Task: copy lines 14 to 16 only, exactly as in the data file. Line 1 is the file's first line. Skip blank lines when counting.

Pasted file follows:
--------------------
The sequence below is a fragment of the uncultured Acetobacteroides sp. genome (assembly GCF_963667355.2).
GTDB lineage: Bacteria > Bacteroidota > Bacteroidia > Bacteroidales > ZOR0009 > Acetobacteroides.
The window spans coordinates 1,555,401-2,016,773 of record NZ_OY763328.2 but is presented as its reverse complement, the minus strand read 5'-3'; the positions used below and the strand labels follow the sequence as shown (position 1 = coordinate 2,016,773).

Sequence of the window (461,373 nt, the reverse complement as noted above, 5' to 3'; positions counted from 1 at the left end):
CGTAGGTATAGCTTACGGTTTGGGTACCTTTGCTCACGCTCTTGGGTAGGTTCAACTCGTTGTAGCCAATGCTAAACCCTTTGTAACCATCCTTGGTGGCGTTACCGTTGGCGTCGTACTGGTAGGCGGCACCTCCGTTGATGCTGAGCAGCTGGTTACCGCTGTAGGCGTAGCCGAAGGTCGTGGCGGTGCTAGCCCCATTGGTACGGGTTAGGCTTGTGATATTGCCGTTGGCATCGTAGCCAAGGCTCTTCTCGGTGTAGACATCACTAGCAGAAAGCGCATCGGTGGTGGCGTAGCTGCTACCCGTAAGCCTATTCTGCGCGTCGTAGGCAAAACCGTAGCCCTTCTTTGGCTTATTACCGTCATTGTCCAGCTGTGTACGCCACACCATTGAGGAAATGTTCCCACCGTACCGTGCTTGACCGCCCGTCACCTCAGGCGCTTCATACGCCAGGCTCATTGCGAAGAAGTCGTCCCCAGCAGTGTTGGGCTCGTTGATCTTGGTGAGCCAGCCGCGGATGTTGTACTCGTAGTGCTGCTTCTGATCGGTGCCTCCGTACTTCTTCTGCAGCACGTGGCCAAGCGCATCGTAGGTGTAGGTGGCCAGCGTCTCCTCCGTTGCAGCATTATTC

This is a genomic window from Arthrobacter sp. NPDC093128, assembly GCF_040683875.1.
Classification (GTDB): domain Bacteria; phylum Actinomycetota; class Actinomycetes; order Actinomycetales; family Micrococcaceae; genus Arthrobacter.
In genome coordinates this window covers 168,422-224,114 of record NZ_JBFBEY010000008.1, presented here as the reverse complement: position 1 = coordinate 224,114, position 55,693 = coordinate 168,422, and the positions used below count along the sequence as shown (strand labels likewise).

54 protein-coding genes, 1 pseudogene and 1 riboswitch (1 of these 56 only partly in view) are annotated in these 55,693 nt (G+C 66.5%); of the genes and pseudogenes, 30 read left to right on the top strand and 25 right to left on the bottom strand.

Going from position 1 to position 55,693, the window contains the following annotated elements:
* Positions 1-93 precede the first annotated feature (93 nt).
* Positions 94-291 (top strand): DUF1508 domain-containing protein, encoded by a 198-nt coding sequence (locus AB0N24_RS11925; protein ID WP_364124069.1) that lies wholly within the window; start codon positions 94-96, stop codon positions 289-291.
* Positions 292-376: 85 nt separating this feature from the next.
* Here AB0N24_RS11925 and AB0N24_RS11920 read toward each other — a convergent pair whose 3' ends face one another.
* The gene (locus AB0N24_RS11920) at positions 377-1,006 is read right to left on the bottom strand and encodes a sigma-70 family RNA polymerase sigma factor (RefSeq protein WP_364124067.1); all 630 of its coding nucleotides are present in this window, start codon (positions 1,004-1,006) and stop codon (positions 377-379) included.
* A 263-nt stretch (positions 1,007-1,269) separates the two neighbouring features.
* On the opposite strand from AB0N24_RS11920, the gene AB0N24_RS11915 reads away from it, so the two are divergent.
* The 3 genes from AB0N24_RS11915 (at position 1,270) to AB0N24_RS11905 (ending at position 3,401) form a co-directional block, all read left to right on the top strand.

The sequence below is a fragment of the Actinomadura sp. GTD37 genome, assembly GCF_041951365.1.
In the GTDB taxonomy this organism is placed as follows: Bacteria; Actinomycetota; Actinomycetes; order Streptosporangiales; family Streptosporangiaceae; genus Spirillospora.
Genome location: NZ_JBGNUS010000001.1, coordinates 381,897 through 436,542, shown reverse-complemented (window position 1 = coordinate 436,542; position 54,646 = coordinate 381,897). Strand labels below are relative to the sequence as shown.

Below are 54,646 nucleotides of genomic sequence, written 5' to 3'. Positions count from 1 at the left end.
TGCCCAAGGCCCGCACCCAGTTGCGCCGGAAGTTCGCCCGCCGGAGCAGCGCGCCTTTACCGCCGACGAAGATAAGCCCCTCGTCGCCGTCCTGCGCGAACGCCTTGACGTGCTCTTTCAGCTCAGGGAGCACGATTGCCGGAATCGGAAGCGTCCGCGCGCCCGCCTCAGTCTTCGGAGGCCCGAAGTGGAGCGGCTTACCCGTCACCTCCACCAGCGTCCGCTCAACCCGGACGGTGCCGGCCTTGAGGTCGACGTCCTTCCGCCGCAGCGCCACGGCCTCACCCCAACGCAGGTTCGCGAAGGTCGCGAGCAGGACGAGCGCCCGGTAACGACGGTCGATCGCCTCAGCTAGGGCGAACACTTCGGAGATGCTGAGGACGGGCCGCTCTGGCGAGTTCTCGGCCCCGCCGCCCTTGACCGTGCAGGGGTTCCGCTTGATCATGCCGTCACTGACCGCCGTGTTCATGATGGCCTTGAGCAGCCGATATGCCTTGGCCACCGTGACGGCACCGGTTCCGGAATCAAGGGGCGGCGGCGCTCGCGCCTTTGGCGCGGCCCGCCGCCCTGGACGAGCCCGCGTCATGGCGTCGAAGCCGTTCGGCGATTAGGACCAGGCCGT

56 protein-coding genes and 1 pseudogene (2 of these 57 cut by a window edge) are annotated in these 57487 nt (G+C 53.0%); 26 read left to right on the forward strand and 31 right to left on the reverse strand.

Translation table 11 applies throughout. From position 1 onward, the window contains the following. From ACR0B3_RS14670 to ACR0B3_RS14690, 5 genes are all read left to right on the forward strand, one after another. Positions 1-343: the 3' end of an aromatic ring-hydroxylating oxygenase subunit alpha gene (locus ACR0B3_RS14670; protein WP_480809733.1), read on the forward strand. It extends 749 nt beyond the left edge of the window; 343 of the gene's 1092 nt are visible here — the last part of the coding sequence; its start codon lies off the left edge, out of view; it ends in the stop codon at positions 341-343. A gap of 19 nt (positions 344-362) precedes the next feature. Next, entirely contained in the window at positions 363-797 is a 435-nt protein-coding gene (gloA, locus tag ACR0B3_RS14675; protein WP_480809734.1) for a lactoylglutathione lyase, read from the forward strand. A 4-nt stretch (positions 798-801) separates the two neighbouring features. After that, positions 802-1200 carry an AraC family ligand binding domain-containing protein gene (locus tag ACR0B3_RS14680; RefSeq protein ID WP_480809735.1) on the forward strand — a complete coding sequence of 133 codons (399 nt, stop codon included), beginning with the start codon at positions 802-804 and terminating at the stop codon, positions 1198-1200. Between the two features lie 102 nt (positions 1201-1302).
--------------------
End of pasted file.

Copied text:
* Here AB0N24_RS11925 and AB0N24_RS11920 read toward each other — a convergent pair whose 3' ends face one another.
* The gene (locus AB0N24_RS11920) at positions 377-1,006 is read right to left on the bottom strand and encodes a sigma-70 family RNA polymerase sigma factor (RefSeq protein WP_364124067.1); all 630 of its coding nucleotides are present in this window, start codon (positions 1,004-1,006) and stop codon (positions 377-379) included.
* A 263-nt stretch (positions 1,007-1,269) separates the two neighbouring features.